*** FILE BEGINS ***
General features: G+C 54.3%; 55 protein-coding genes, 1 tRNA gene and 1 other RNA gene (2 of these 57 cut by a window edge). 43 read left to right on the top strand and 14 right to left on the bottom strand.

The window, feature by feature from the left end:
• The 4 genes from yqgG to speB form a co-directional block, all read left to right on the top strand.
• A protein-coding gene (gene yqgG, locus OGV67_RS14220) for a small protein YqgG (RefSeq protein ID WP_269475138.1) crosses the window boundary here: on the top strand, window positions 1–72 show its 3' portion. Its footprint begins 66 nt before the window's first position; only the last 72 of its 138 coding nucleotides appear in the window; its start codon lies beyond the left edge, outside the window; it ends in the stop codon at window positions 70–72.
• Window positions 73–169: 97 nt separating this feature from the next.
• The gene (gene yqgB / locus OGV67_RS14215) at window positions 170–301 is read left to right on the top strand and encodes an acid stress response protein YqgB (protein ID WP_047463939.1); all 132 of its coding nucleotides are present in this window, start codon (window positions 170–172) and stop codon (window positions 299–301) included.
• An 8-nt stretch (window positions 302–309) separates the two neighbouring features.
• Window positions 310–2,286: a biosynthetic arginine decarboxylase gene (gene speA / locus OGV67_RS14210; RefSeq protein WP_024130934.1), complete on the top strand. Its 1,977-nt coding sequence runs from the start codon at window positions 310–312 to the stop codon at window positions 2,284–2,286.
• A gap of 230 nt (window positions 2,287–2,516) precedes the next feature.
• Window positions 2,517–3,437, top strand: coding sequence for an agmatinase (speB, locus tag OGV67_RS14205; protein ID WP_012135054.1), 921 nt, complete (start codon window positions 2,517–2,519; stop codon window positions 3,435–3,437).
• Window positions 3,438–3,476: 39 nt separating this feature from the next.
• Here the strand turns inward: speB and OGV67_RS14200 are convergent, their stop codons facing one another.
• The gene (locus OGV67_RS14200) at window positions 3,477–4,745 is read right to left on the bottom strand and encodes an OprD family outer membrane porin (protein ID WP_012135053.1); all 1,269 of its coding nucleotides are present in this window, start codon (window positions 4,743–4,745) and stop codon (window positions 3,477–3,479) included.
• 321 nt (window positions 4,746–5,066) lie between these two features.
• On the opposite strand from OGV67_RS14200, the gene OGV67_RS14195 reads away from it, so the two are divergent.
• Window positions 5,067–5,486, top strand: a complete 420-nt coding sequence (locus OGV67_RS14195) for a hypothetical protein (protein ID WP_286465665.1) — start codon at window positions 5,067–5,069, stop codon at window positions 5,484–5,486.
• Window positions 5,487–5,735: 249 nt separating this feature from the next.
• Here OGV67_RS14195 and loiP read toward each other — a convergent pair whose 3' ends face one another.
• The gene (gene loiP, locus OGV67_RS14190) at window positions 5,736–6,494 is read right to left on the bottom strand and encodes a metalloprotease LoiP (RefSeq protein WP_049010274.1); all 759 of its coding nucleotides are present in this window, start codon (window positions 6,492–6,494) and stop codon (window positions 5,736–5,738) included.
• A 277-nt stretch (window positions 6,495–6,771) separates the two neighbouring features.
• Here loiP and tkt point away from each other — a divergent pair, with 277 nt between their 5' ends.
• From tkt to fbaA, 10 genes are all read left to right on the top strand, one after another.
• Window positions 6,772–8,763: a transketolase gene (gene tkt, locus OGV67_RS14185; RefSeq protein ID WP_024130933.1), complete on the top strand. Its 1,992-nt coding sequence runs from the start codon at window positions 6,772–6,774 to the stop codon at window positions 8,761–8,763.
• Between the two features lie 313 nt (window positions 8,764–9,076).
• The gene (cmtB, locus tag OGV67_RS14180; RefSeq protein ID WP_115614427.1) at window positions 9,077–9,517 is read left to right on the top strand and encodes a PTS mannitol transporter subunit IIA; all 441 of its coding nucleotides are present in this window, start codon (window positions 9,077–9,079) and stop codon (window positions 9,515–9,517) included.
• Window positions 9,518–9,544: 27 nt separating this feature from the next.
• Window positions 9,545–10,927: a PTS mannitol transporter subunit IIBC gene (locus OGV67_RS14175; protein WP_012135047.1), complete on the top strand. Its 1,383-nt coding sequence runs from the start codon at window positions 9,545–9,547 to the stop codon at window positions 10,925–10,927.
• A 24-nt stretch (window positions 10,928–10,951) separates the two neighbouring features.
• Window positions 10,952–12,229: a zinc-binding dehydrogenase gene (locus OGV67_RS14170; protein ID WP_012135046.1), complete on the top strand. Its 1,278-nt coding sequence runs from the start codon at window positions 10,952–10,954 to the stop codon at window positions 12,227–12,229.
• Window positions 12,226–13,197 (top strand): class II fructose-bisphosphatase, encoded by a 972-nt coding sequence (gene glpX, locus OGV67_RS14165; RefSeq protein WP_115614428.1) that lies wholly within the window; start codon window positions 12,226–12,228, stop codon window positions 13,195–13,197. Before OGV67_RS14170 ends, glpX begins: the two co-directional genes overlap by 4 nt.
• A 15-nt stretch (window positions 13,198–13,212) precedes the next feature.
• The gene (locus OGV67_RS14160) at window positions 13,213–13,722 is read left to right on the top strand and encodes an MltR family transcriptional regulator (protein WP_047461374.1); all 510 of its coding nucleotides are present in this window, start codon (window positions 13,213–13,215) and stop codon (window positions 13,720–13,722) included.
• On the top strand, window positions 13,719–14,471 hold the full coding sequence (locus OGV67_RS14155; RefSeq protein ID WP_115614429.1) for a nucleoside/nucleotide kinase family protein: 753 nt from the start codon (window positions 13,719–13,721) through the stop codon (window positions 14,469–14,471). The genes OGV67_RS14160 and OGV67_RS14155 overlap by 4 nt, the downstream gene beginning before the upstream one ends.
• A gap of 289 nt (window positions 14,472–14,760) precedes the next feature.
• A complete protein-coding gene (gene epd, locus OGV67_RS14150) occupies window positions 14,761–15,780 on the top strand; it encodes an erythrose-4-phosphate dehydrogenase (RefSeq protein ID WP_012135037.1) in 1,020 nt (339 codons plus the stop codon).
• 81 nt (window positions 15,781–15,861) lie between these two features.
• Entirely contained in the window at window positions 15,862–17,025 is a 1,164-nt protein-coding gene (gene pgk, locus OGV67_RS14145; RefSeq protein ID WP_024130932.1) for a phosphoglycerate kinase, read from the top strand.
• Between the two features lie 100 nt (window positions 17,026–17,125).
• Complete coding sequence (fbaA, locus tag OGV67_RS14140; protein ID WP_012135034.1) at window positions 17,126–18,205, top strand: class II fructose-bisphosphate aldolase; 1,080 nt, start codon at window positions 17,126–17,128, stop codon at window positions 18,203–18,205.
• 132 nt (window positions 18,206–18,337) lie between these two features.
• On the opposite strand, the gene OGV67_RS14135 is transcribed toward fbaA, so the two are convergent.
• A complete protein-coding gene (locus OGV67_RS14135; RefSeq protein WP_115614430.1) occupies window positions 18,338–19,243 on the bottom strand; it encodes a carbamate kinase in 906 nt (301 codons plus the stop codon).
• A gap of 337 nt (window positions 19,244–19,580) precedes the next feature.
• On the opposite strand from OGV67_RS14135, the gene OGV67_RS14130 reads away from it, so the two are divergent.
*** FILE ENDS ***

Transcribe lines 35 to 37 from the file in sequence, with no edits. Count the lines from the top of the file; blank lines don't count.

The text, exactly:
• A complete protein-coding gene (gene epd, locus OGV67_RS14150) occupies window positions 14,761–15,780 on the top strand; it encodes an erythrose-4-phosphate dehydrogenase (RefSeq protein ID WP_012135037.1) in 1,020 nt (339 codons plus the stop codon).
• 81 nt (window positions 15,781–15,861) lie between these two features.
• Entirely contained in the window at window positions 15,862–17,025 is a 1,164-nt protein-coding gene (gene pgk, locus OGV67_RS14145; RefSeq protein ID WP_024130932.1) for a phosphoglycerate kinase, read from the top strand.